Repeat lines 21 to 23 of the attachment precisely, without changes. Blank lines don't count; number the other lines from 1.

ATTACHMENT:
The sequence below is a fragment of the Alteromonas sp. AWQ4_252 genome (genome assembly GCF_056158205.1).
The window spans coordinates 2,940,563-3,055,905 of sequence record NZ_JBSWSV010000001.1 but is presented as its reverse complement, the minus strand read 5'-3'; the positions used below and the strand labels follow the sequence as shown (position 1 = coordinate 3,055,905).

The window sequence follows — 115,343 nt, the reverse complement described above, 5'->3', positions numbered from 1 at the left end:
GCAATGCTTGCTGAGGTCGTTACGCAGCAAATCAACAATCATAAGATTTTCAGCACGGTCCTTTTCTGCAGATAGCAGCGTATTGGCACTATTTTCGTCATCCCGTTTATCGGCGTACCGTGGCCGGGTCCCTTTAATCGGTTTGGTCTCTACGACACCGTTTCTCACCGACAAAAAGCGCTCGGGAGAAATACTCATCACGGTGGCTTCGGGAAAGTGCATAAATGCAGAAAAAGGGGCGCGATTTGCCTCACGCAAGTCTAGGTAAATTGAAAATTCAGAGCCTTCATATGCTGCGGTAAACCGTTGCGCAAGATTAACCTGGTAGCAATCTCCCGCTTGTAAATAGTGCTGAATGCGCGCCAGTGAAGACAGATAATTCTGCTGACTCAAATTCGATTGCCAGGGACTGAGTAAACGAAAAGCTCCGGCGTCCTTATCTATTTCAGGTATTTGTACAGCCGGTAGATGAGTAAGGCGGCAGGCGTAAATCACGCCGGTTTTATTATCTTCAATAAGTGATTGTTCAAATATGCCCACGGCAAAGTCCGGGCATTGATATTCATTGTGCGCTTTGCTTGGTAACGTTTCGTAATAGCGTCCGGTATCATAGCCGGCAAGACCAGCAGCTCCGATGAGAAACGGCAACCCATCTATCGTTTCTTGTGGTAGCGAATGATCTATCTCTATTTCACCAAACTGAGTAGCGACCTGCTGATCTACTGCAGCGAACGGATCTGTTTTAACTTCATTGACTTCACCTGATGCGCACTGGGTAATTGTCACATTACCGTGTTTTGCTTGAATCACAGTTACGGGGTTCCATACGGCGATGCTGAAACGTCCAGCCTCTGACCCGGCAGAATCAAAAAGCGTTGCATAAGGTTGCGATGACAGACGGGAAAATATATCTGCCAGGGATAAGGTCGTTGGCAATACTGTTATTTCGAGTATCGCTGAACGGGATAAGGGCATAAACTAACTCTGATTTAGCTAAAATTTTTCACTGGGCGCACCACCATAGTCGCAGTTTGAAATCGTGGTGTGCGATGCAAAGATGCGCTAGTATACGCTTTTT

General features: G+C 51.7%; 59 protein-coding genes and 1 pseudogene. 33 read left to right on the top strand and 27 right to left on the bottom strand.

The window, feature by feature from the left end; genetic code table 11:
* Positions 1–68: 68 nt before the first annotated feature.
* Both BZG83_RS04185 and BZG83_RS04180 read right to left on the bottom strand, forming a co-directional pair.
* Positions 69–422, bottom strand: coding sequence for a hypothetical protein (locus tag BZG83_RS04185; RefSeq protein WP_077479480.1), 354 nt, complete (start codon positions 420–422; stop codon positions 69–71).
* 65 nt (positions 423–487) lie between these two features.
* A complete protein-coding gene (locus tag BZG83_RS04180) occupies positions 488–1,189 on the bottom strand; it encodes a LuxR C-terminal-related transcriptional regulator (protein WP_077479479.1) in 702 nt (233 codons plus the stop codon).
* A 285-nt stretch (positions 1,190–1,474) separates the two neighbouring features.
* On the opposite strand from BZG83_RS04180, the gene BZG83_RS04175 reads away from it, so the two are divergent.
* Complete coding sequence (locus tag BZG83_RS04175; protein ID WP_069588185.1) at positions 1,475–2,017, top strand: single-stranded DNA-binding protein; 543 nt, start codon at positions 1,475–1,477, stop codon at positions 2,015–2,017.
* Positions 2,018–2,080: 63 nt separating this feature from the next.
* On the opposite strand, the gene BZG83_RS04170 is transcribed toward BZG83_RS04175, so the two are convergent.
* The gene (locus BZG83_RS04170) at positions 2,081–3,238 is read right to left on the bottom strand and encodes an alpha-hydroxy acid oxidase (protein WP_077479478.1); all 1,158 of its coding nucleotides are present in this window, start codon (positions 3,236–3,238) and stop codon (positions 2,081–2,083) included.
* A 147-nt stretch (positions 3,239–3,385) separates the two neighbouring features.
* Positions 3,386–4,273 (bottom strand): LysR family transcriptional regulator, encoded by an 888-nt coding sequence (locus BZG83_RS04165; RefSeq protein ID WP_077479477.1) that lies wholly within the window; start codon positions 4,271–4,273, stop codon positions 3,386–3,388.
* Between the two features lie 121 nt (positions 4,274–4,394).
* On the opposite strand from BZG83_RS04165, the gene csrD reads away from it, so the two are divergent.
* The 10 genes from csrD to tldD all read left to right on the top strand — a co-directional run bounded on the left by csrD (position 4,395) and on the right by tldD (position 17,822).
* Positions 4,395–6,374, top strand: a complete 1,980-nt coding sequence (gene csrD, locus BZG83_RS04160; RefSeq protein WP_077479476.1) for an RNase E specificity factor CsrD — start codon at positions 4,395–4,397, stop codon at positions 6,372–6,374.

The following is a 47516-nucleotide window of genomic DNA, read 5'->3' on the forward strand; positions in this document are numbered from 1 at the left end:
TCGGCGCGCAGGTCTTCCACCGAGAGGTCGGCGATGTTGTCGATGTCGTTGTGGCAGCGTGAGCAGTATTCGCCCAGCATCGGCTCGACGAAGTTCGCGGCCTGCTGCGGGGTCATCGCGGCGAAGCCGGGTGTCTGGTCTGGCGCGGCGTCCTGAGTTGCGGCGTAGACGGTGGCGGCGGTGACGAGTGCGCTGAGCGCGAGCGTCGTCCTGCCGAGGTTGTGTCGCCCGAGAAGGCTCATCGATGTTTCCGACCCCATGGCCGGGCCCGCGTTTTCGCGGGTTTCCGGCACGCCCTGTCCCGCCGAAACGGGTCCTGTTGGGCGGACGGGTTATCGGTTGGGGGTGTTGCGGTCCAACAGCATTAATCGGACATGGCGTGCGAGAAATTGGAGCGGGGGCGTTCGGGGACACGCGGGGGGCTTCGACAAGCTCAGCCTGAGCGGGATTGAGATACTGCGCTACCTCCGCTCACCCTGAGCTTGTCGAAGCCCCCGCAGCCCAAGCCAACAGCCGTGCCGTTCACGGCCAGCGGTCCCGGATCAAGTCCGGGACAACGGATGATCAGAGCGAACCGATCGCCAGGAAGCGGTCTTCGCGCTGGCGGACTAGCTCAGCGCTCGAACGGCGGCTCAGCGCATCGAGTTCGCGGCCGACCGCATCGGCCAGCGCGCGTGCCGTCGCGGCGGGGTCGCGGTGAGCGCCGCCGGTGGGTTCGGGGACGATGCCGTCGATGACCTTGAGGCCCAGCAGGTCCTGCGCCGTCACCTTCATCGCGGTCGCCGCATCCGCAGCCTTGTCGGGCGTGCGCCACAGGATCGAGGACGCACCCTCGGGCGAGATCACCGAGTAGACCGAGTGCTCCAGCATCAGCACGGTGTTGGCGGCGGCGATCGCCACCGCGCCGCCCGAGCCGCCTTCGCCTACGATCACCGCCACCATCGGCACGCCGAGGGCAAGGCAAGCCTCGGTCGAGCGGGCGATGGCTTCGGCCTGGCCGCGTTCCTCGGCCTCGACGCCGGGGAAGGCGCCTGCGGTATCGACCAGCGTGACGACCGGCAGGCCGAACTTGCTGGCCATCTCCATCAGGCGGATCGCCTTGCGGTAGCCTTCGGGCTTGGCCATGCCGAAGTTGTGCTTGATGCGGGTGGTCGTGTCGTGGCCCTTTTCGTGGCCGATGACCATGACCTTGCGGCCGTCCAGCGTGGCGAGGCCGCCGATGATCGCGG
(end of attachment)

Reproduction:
* On the opposite strand from BZG83_RS04165, the gene csrD reads away from it, so the two are divergent.
* The 10 genes from csrD to tldD all read left to right on the top strand — a co-directional run bounded on the left by csrD (position 4,395) and on the right by tldD (position 17,822).
* Positions 4,395–6,374, top strand: a complete 1,980-nt coding sequence (gene csrD, locus BZG83_RS04160; RefSeq protein WP_077479476.1) for an RNase E specificity factor CsrD — start codon at positions 4,395–4,397, stop codon at positions 6,372–6,374.